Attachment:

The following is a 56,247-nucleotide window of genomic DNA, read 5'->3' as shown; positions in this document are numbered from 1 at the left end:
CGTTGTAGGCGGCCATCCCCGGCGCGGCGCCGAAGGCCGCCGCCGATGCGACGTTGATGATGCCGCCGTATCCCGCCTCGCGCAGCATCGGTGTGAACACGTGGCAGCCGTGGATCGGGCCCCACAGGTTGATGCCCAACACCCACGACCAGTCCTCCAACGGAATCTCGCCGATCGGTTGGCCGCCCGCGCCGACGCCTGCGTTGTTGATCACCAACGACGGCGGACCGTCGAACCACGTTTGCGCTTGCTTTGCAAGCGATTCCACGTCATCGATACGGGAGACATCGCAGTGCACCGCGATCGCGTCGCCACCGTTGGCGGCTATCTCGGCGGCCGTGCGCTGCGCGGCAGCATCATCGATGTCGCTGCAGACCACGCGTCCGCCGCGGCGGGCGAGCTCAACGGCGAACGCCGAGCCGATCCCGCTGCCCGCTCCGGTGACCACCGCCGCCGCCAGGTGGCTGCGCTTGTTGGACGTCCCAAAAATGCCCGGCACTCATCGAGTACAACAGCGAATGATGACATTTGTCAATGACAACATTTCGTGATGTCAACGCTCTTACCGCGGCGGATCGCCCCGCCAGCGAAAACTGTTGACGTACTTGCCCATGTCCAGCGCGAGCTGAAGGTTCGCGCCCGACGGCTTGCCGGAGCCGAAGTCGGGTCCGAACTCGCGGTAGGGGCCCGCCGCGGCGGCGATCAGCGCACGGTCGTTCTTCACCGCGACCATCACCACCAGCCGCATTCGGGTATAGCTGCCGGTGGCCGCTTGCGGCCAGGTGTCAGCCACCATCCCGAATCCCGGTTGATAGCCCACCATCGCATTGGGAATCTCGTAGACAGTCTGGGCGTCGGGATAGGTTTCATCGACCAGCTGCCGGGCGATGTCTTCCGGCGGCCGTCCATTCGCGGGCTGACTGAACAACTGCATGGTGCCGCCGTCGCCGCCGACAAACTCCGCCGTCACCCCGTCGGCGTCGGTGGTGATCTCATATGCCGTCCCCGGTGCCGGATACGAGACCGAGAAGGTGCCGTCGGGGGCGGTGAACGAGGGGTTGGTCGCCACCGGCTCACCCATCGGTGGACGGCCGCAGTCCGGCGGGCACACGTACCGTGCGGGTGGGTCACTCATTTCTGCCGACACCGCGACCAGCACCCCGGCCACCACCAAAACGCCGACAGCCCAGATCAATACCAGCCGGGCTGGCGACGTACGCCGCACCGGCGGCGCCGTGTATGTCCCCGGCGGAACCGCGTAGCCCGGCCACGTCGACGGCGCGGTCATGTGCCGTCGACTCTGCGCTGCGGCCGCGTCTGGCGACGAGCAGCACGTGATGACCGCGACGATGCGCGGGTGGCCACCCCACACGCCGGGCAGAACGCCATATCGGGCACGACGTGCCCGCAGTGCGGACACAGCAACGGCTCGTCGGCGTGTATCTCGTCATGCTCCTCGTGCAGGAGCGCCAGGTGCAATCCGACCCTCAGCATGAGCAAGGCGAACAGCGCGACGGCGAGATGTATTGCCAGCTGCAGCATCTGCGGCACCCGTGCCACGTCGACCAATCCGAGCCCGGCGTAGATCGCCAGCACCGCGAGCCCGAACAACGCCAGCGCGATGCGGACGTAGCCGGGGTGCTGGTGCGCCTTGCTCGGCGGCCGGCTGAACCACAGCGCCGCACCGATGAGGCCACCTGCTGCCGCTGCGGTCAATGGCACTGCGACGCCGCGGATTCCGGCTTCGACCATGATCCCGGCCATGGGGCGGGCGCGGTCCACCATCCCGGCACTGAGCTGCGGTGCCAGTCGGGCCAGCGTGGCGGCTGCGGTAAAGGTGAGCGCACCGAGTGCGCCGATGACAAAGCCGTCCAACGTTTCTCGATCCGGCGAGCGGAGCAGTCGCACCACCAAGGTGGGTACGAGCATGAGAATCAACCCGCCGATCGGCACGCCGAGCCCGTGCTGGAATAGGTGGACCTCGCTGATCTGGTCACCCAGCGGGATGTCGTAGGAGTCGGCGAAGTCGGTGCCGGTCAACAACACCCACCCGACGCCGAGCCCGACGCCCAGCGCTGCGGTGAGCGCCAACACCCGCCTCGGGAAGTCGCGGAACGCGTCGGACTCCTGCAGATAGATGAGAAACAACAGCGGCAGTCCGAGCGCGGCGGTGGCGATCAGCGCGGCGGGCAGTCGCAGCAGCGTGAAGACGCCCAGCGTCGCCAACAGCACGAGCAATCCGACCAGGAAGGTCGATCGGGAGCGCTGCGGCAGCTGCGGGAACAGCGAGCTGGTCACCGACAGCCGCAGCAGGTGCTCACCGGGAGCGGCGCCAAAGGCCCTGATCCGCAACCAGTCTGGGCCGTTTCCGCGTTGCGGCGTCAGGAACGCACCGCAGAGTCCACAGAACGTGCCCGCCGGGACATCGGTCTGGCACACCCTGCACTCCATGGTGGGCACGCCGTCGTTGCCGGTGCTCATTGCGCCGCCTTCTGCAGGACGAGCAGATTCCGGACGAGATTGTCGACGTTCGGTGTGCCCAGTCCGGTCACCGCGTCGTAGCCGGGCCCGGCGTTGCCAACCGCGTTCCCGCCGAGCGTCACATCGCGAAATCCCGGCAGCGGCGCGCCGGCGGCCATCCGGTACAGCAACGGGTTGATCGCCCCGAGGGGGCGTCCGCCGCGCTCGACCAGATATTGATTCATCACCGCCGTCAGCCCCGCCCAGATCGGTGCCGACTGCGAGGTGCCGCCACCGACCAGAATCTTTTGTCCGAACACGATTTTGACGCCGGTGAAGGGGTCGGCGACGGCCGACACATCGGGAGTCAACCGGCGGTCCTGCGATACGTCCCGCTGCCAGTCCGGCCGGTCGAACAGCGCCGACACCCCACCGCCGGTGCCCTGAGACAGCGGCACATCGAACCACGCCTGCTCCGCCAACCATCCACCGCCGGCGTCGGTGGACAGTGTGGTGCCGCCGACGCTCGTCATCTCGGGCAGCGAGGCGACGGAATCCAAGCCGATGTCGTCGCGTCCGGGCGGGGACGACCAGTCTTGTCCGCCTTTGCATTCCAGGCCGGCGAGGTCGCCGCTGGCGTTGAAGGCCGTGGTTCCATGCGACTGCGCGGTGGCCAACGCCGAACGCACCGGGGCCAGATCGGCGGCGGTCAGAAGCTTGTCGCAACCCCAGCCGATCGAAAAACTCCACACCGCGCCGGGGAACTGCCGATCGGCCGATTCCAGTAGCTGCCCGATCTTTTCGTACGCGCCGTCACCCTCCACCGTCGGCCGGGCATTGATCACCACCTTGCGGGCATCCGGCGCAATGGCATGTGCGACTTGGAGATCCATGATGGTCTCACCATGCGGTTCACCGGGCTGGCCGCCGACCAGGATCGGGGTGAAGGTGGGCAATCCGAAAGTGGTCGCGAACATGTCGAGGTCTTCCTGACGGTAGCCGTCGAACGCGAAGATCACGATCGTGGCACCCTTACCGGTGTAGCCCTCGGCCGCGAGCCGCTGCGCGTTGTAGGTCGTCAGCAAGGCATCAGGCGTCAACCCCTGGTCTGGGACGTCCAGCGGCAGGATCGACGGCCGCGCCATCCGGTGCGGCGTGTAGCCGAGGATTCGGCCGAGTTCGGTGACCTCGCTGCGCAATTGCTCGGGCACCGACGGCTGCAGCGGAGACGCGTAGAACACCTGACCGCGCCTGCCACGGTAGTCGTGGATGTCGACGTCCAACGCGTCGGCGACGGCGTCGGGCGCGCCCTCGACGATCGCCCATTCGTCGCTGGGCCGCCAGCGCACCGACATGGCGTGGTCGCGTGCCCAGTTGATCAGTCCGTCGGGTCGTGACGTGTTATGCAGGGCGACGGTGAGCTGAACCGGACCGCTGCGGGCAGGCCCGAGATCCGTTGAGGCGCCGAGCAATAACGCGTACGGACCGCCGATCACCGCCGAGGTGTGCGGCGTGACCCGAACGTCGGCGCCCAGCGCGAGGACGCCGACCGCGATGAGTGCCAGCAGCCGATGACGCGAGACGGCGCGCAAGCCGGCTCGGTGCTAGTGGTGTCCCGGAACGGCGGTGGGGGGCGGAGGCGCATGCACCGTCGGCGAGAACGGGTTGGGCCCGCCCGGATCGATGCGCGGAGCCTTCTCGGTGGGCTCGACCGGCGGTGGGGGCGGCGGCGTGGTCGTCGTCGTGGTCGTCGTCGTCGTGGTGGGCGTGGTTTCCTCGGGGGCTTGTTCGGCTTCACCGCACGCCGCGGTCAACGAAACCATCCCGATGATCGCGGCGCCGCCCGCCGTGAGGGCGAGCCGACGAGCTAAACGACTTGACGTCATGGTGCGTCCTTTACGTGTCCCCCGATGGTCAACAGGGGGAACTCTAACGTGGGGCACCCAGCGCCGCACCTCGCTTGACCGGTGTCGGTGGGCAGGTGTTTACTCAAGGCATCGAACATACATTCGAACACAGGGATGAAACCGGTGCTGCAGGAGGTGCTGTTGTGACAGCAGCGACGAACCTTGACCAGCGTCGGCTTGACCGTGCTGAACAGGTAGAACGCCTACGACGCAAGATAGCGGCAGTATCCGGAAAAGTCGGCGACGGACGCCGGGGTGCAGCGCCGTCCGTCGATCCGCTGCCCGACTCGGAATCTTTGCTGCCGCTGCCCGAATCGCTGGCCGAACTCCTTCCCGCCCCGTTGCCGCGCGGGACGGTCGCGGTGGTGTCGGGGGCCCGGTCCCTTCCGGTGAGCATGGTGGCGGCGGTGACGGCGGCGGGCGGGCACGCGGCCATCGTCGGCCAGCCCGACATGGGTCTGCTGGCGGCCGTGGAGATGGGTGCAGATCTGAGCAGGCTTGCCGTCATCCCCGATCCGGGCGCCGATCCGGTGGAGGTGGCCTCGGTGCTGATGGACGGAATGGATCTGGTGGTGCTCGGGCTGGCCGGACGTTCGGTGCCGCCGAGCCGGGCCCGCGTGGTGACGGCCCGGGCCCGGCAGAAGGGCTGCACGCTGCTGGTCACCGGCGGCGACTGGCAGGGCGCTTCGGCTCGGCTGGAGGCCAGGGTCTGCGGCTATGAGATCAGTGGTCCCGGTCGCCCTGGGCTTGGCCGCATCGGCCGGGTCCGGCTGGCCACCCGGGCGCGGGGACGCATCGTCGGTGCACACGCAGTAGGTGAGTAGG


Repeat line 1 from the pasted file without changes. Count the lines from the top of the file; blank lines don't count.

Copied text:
The following is a 56,247-nucleotide window of genomic DNA, read 5'->3' as shown; positions in this document are numbered from 1 at the left end: